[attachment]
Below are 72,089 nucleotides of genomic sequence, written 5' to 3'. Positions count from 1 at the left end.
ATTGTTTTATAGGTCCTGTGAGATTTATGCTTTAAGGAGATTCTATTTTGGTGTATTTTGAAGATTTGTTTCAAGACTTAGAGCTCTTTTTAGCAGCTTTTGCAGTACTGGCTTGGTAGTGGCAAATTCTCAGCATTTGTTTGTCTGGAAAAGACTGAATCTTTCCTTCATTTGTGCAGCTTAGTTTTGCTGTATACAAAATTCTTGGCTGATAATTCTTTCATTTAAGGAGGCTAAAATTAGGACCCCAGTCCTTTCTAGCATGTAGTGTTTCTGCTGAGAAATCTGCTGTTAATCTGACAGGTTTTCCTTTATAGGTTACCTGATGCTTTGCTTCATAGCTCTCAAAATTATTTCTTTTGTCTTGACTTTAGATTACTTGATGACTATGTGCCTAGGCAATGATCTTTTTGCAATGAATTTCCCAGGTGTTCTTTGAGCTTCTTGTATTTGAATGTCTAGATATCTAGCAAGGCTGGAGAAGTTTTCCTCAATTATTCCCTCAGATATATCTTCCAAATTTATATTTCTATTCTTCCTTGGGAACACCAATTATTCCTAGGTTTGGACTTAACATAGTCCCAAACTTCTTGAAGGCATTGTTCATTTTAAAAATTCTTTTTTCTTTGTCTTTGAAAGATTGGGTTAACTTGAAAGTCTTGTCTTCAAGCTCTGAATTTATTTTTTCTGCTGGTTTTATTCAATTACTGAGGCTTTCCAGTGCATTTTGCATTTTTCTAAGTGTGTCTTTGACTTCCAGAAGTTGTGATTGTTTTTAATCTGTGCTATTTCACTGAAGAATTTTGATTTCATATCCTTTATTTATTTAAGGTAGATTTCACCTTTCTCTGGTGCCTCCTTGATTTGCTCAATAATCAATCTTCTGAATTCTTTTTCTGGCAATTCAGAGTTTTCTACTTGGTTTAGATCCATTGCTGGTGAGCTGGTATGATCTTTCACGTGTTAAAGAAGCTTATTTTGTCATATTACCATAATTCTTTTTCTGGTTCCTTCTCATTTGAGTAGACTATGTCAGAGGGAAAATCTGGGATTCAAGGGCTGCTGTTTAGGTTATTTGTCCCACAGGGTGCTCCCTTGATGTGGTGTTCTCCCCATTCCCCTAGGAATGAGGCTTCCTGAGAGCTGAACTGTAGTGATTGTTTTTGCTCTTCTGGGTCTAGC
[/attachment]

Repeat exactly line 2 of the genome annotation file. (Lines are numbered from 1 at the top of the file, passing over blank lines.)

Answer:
ATTGTTTTATAGGTCCTGTGAGATTTATGCTTTAAGGAGATTCTATTTTGGTGTATTTTGAAGATTTGTTTCAAGACTTAGAGCTCTTTTTAGCAGCTTTTGCAGTACTGGCTTGGTAGTGGCAAATTCTCAGCATTTGTTTGTCTGGAAAAGACTGAATCTTTCCTTCATTTGTGCAGCTTAGTTTTGCTGTATACAAAATTCTTGGCTGATAATTCTTTCATTTAAGGAGGCTAAAATTAGGACCCCAGTCCTTTCTAGCATGTAGTGTTTCTGCTGAGAAATCTGCTGTTAATCTGACAGGTTTTCCTTTATAGGTTACCTGATGCTTTGCTTCATAGCTCTCAAAATTATTTCTTTTGTCTTGACTTTAGATTACTTGATGACTATGTGCCTAGGCAATGATCTTTTTGCAATGAATTTCCCAGGTGTTCTTTGAGCTTCTTGTATTTGAATGTCTAGATATCTAGCAAGGCTGGAGAAGTTTTCCTCAATTATTCCCTCAGATATATCTTCCAAATTTATATTTCTATTCTTCCTTGGGAACACCAATTATTCCTAGGTTTGGACTTAACATAGTCCCAAACTTCTTGAAGGCATTGTTCATTTTAAAAATTCTTTTTTCTTTGTCTTTGAAAGATTGGGTTAACTTGAAAGTCTTGTCTTCAAGCTCTGAATTTATTTTTTCTGCTGGTTTTATTCAATTACTGAGGCTTTCCAGTGCATTTTGCATTTTTCTAAGTGTGTCTTTGACTTCCAGAAGTTGTGATTGTTTTTAATCTGTGCTATTTCACTGAAGAATTTTGATTTCATATCCTTTATTTATTTAAGGTAGATTTCACCTTTCTCTGGTGCCTCCTTGATTTGCTCAATAATCAATCTTCTGAATTCTTTTTCTGGCAATTCAGAGTTTTCTACTTGGTTTAGATCCATTGCTGGTGAGCTGGTATGATCTTTCACGTGTTAAAGAAGCTTATTTTGTCATATTACCATAATTCTTTTTCTGGTTCCTTCTCATTTGAGTAGACTATGTCAGAGGGAAAATCTGGGATTCAAGGGCTGCTGTTTAGGTTATTTGTCCCACAGGGTGCTCCCTTGATGTGGTGTTCTCCCCATTCCCCTAGGAATGAGGCTTCCTGAGAGCTGAACTGTAGTGATTGTTTTTGCTCTTCTGGGTCTAGC